Where retailers were racing pell-mell to open their doors on Thanksgiving Day just a few years ago, the mood haschanged, and now they're running in the other direction to remain closed on the holiday. Unfortunately,Sears Holdings (NASDAQ: SHLD)is one retailer that can't afford not to open its stores, as it needs every chance it gets to sell goods.
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You can't be out enjoying the Thanksgiving Day parade when you have to work for retailers like Sears that open their doors for sales on the holiday. Image source: Flickr via martha_chapa95.
Not feeling verythankful
The trend to open up on Thanksgiving gained special impetus in 2013, when a quirk of the calendar meant there were fewer shopping days between Black Friday, the traditional start of the Christmas shopping season, and Christmas Day itself. At a time when the economy looked like it might be heading for a double-dip recession, retailers needed to squeeze every dollar out of consumers by taking advantage of every day available to them.
While there have been retailers such as Nordstrom, Home Depot, and Costco that resisted the urge and have always kept their doors shut, others, such as Staples (NASDAQ: SPLS), that initially followed the crowd eventually decided it wasn't worth it and announced last year they would stay closed. Some, like outdoors retailer REI, went even further and have said it wouldn't even open up on Black Friday.
Thanksgiving Day hours of 10 top retailers
*Not confirmed, but based on past practice and hours assumed to be open. Sears and Kmart hours are based on conversations with individual stores. Data source: BestBlackFriday.com and DealNews.com
Every day is Christmas
Holiday creep has reduced the impact Black Friday sales have on a retailer's fourth-quarter results. Wal-Mart has pushed the envelope for years on when it begins heavily discounting goods for Christmas, often using the Halloween weekend to put many items on sale.
Yet Sears is perhaps the poster child for giving an early kick-start for holiday sales, running Christmas in July sales and promoting the layaway program at its Kmart chain just as the kids went back to school in September.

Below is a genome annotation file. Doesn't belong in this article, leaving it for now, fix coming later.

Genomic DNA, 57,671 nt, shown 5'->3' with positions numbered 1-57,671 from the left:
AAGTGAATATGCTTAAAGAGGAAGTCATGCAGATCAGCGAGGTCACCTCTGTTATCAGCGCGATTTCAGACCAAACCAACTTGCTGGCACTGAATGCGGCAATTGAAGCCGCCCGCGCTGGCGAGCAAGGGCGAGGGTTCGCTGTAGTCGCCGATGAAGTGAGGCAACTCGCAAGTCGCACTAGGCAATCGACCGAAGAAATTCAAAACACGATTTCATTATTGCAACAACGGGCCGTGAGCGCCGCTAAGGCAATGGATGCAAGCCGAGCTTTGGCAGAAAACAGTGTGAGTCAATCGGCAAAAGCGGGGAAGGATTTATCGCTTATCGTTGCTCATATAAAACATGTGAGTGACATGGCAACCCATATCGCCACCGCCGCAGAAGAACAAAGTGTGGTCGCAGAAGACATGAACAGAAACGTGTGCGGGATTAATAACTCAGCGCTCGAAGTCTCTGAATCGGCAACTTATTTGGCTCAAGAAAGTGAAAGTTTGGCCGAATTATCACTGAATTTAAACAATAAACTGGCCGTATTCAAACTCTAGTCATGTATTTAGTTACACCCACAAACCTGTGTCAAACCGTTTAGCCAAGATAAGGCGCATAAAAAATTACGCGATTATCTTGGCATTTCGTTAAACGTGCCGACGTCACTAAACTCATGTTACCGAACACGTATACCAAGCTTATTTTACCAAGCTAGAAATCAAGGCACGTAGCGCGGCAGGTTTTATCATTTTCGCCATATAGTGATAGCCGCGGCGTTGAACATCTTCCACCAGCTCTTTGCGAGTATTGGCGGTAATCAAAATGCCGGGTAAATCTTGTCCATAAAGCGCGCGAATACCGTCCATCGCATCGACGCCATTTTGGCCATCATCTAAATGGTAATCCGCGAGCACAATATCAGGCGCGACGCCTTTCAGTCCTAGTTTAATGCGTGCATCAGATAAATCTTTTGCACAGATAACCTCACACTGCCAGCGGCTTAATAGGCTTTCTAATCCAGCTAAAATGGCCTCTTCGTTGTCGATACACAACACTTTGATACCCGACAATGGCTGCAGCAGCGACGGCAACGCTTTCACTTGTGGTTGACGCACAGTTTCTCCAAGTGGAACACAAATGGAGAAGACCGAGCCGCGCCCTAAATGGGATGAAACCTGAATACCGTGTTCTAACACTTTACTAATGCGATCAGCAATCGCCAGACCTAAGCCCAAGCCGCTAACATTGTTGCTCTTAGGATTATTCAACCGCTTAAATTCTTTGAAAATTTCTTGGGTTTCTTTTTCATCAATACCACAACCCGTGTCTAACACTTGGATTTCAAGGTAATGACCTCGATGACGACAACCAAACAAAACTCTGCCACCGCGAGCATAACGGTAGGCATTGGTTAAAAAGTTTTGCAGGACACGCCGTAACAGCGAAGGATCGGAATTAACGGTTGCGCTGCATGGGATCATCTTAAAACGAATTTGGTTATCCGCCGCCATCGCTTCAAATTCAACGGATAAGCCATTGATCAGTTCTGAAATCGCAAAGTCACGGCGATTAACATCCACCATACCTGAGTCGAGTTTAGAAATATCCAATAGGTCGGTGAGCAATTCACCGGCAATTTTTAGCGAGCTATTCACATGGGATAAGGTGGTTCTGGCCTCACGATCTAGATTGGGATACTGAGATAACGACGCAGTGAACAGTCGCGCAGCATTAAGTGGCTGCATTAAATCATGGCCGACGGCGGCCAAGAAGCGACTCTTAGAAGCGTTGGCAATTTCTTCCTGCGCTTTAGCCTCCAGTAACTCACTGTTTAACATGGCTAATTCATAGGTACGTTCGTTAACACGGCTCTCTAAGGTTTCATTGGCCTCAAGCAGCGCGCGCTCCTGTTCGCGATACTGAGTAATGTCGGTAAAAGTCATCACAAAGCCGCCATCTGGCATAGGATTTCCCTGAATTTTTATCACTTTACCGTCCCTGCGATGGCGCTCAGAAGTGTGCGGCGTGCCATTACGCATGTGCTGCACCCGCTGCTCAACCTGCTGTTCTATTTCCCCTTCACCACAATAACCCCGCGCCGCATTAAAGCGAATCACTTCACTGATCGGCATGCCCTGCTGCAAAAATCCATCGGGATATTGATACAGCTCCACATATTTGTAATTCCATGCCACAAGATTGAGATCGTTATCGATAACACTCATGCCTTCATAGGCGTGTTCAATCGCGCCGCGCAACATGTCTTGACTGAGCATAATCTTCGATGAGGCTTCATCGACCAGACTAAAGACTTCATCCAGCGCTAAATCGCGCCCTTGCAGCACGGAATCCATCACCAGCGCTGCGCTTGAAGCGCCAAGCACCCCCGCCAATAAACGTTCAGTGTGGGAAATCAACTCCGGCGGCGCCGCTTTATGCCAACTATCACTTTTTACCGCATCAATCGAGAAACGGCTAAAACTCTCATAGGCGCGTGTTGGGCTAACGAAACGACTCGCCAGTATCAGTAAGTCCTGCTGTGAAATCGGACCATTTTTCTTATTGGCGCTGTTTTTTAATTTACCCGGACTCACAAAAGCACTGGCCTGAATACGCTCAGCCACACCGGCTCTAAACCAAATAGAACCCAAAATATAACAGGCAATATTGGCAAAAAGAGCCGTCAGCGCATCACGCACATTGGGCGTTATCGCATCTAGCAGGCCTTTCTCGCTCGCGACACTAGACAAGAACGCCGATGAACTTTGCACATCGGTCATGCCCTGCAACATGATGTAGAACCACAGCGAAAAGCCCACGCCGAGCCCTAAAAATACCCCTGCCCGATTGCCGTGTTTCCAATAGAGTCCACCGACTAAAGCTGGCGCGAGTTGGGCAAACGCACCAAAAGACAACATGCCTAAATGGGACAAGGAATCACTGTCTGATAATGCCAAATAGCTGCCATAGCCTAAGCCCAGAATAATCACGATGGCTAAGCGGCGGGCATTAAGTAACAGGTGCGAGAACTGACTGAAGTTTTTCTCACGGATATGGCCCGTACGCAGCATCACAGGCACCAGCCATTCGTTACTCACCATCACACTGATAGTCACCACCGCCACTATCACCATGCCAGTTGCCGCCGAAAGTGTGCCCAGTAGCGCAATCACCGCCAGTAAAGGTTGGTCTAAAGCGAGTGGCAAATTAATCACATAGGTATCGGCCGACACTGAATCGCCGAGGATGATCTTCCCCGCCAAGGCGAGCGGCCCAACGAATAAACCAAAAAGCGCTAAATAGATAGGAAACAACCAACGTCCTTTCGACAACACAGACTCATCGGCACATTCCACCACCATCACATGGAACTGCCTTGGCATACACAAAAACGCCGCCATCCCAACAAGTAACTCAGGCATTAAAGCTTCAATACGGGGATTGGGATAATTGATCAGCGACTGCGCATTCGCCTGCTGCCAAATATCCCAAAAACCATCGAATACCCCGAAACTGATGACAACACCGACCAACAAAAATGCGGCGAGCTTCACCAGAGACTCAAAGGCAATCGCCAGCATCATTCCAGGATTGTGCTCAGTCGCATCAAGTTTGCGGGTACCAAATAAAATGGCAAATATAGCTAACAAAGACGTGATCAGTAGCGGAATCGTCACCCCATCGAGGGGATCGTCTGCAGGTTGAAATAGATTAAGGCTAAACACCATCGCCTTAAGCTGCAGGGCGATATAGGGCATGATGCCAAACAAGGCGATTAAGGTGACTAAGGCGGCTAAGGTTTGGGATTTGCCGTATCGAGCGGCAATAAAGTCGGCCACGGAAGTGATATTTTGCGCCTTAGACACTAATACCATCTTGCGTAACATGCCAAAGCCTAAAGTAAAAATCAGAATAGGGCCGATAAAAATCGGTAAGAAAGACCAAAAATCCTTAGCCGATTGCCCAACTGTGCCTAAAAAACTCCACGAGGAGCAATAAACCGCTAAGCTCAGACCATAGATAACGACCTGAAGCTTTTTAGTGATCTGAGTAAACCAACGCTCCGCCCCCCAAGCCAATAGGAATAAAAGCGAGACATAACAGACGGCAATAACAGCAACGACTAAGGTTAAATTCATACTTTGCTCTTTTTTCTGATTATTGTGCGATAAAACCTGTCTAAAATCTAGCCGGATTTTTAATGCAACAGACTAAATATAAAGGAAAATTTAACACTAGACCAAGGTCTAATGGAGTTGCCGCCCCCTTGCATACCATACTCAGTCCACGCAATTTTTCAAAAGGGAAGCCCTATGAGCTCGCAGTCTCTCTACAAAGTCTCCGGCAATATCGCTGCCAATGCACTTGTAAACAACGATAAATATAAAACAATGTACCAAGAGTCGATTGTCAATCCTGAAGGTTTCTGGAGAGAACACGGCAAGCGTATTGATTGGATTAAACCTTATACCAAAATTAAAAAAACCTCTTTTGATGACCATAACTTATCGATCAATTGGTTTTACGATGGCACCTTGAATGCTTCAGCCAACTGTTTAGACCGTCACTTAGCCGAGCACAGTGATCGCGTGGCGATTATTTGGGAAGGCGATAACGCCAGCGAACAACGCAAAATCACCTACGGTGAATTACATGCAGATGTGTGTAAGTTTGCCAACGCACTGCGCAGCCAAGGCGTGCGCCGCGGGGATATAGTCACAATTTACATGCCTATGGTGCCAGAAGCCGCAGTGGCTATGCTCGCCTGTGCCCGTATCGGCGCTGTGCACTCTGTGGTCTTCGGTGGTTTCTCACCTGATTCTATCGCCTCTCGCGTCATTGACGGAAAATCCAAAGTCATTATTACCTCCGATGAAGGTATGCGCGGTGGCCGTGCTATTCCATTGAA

So it's not a surprise that Sears is once again bucking the trend and opening its doors on Thanksgiving Day, even as the groundswell of opposition to the practice among employees and customers grows. The fact is, Sears needs to be open.
A lump of coal in its stocking
In its second-quarter earnings report, Sears said net sales tumbled 9% from the year-ago period, largely because of the number of stores it was closing, but also because same-store sales continued their decline, falling as they have every quarter for the past 11 years. Comps were down more than 3% at Kmart and off 7% at Sears.
Image source: Getty Images.
Chairman and CEO Eddie Lampert has had to make stopgap loans to the retailer for several years running now just to keep the company afloat, and most recently it looks as if Kmart may have lost an important vendor as toymaker JAKKS Pacific (NASDAQ: JAKK) reportedly stopped shipping product to its stores.
Several sites have begun compiling lists of retailer operating hours on Thanksgiving Day. Although Sears is not alone in the matter, and there are some other troubled retailers that are opening on Turkey Day, too -- I'm looking at you, Macy's (NYSE: M), and your opening an hour earlier than last year -- Sears' condition is such that its appearance is probably the most dire.
It was once thought that if other retailers were opening, then you had to do it, too. However, as morale collapsed among employees forced to miss time with their families and sympathetic shoppers who support them rebelled, it may happen the race will soon be to lock your doors and forgo the sales. Since they only serve to pull forward and dilute the results from the rest of the season anyway, more retailers will conclude it's not really worth the enmity it produces. Sears Holdings, though, may never have that luxury.
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Rich Duprey has no position in any stocks mentioned. The Motley Fool owns shares of and recommends Costco Wholesale. The Motley Fool has the following options: short January 2017 $28 puts on GameStop. The Motley Fool recommends Home Depot and Nordstrom. Try any of our Foolish newsletter services free for 30 days. We Fools may not all hold the same opinions, but we all believe that considering a diverse range of insights makes us better investors. The Motley Fool has a disclosure policy.